Swedish Migration Agency
The Migration Agency is the central administrative authority in the area of asylum. It is responsible for examining applications for international protection and competent to take decisions at first instance. It further takes decisions on work permits, family reunification, adoption, studies, and citizenship and is also responsible for operating detention centres.
The Migration Agency is subordinate to the Government as a whole and reports to the Ministry of Justice, with which it cooperates at various levels, such as information exchange, planning and expression of needs. The Government also regulates the direction and priorities of the Swedish Migration Agency. According to Swedish legislation, the Migration Agency, as is the case with all authorities, is fully independent from the Government as well as the Parliament in relation to individual decisions and the Government is prohibited from influencing its decisions. This also applies to the Agency’s policy on different topics. The Migration Agency coordinates and divides tasks between the divisions of Asylum, Managed Migration and Citizenship, thereby upholding due process and ensuring effective case management in line with Sweden’s Alien and Citizenship Act. The Migration Agency is also responsible for aliens without residence permits, i.e. until they obtain a permit and have settled in a municipality. Legal provisions pertaining to the Migration Agency are found primarily in the Aliens Act and the Ordinance with Instructions for the Migration Agency.
The Migration Agency is headed by a Director General, who is appointed by the government. The Director General is responsible before the Government for the Agency, its operations and its results. The Director General is generally not involved in individual decision making but can have an influence on policies. The current Director General, Mikael Ribbenvik, is also the Chair of the Management Board of EUAA. The Migration Agency’s head office consists of the Senior Management, the Director General’s staff and departments supporting the operational activities. This includes the Digitalisation and Development Department, the Planning Department, the Legal Affairs Department, the Communications Department, the Human Resources Department, and the Operation Support Department.  The head office is located in Norrköping.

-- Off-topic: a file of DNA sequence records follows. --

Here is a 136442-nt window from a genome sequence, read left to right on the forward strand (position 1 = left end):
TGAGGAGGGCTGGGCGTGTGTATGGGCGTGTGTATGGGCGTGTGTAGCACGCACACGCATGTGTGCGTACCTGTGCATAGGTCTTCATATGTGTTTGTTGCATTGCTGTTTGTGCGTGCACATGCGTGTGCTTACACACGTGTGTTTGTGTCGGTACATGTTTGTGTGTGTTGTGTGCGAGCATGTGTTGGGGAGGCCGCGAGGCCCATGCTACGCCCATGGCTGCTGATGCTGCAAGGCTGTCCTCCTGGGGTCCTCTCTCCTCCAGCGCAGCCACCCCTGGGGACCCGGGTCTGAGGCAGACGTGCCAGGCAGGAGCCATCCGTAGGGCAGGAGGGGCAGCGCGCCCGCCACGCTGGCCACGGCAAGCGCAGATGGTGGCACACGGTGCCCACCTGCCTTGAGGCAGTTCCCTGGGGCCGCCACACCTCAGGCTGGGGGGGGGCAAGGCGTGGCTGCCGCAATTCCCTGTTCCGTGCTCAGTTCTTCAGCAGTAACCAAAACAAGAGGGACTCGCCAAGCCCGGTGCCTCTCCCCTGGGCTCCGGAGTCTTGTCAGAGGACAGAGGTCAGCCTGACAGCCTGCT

Stand-alone functions are internal audit, the supervisory unit and the agency’s fund management, which all report directly to the Director General. There is also a dedicated unit for Dublin procedures and a separate country of origin unit (LIFOS). LIFOS produces reports and conducts missions to certain countries in order to assess and analyse the political situation in a particular country or region. The Migration Agency has access to a variety of COI reports issued by other countries and organisations through its database, LIFOS. It is the caseworker’s duty to regularly update themselves on relevant country of origin information. Caseworkers are generally required to hold a degree in law and/or political science to be working on asylum-related matters. Regarding other training of staff, some specialised training is offered for caseworkers who interview children, based on the EASO Training Curriculum (ETC) module ‘Interviewing Children’. Also, webinars were developed for case officers and other employees at the SMA, which are available after the live transmission. The “focus country pages” on the Lifos website were also enhanced by including recommended reading on various topics and main countries of origin.